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EAS Test Plans Jar Some Folks Into Fresh Awareness

Some folks apparently haven’t thought much about EAS in a while

In one sense, the national EAS test on Nov. 9 is already successful.

“On the EAN test front, we’re getting phone calls and emails from people who haven’t taken a close look at their EAS system in years,” Sage Alerting Systems President Harold Price told Radio World. His company makes a popular EAS coder/decoder. “So from the standpoint of increasing awareness in the broadcast community, the test is already a success before it is even run.”

Clay Freinwald, who has long been involved with EAS matters, sounded a similar note; he’s quoted in a blog post by Radio World’s Paul McLane as saying, “It appears that many [people] are, perhaps for the first time, starting to really think about EAS and what this national test might reveal about their previous attitude and/or efforts regarding compliance.”

RW asked Harold Price of Sage to list the questions and concerns he’s hearing from stations since the test handbook was posted this week.

Broadcasters, Price said, are seeking to make sure their hardware and software are configured properly, including filter settings, and that their audio levels are set correctly. (Sage, like other manufacturers, has prepared documents to help users with those questions.)

Another topic is reconfiguration of monitor sources to make sure the Emergency Alert Notification is heard in areas where there is no coverage.

“The community seems to be split into the ‘let it fail and document it’ camp and the ‘make it work’ camp,” he said in an email conversation. “I lean toward the make-it-work camp, as long as it doesn’t rely on a one-time-only fix. Any changes that use permanent resources should simply become part of the state plan going forward.”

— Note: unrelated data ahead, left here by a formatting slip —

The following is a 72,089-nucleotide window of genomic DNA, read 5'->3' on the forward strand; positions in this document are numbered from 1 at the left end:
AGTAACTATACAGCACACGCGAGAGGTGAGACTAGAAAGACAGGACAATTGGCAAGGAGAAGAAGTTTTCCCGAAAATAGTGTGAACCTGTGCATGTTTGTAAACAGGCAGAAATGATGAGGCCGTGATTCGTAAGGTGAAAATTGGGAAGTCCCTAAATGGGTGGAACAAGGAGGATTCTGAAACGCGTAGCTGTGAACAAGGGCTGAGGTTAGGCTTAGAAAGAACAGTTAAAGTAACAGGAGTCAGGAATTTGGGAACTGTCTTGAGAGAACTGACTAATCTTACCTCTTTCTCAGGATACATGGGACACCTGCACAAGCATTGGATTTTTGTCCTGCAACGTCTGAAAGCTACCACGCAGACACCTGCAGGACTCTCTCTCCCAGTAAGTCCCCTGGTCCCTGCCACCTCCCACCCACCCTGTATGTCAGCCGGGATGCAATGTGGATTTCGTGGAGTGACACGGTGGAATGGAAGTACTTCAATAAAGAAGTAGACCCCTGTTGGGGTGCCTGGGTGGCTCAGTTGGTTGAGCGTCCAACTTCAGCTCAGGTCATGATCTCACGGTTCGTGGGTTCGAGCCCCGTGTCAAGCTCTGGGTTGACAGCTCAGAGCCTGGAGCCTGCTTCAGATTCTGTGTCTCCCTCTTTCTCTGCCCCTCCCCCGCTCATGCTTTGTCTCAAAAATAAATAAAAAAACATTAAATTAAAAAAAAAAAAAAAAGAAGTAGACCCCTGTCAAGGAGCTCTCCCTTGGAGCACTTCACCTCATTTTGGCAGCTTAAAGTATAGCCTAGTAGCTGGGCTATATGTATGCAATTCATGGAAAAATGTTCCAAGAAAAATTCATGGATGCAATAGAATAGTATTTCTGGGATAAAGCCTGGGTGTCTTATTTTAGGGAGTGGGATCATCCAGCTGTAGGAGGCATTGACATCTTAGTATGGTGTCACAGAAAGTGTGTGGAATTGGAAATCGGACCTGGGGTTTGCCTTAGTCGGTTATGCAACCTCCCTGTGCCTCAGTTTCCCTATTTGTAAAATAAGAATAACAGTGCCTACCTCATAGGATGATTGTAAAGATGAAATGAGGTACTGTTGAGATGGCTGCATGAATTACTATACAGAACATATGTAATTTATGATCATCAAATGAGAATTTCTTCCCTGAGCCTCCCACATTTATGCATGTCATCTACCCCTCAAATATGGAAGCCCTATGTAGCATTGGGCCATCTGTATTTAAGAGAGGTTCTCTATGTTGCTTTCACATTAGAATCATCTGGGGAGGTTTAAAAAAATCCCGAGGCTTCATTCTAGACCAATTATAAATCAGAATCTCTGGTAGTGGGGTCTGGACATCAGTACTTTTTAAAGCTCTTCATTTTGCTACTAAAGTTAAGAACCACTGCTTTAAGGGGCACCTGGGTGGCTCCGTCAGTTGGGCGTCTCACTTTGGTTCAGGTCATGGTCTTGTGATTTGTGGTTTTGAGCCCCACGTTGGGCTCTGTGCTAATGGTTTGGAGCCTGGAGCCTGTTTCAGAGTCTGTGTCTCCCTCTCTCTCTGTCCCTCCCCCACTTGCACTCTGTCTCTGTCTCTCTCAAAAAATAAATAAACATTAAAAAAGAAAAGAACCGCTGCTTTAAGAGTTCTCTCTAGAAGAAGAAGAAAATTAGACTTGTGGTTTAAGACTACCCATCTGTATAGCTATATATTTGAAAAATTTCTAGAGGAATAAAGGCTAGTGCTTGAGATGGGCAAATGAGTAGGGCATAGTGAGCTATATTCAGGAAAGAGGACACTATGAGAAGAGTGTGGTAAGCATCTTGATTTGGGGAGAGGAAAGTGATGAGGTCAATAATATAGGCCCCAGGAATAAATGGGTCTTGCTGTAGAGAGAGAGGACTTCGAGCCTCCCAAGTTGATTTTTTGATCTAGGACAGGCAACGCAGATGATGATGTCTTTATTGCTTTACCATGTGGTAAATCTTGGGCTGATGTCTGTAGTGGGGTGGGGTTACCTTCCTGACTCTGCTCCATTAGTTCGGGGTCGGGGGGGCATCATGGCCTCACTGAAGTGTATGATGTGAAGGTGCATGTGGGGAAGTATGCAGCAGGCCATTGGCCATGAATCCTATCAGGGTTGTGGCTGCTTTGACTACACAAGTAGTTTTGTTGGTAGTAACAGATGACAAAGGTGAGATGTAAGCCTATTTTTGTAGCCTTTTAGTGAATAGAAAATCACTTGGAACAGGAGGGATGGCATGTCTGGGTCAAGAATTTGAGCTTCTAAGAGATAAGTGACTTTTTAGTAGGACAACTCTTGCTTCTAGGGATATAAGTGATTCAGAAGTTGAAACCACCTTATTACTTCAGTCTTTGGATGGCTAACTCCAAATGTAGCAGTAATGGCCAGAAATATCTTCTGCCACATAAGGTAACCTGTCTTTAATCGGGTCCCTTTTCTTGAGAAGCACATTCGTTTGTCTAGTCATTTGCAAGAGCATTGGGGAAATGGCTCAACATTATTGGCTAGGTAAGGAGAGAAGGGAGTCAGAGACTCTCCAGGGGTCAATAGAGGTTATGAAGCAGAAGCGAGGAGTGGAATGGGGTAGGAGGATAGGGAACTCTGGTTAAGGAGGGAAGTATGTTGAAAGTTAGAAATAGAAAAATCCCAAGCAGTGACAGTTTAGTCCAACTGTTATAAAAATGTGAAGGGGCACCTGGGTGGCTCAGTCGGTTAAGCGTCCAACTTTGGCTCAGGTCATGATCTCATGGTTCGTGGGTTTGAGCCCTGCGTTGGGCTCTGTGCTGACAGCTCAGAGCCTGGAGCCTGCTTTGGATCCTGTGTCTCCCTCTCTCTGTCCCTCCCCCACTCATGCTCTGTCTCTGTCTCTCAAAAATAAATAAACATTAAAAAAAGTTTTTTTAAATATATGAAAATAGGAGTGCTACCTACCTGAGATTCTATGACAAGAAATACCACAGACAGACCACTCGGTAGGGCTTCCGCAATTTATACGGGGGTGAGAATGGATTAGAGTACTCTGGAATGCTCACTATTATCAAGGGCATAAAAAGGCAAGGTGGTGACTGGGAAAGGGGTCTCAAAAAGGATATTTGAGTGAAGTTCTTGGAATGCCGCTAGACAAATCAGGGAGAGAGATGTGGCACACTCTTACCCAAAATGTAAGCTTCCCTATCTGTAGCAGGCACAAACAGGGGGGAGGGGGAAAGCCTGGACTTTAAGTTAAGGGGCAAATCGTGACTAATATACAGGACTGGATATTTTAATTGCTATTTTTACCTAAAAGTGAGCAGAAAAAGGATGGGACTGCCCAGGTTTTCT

Price continued, “If a local area knows there is a hole, and can fix it with local resources that are permanent, then that change should be made now. FEMA and the FCC don’t have the resources to find or fix every coverage hole for every local area. Only the locals really know what works and what doesn’t. They need to step up and fix the problem locally, (and they are) making the appropriate changes in the state plan. Obviously, FEMA does need to continue its work on expanding the coverage of PEP stations, and they are.”

Sage is also hearing confusion about whether or not particular state relay networks will carry the EAN, and whether or not the LP1 in an area has any other way to get the EAN. “Hopefully, states are taking steps to get the EAN to as many stations as possible, and if they are using special resources for this test, they will make those resources a permanent part of the state plan.”

Some broadcasters apparently aren’t clear on the role CAP plays in the Nov. 9 test. The short answer is none; this test focuses on “legacy” EAS.

“Everyone is getting a little frazzled as we get down to test day,” Price concluded. “Contract engineering resources are stretched thin checking on status; large corporate groups are having all-hands conference calls; no one wants to look bad.”

He expects the test will produce good information on actual coverage from the PEP network. “I think the increase in overall awareness of the actual connectivity in the legacy network is already leading to improvements. Sage has received ideas for improvement and new features as a result of this, and I’m sure we’ll learn more starting at 2:05 p.m Nov. 9.”

Radio World is interested in your experiences with the test, in how you are preparing for it and your observations about the resources provided by federal officials at FEMA and the FCC. Share thoughts by emailing to [email protected].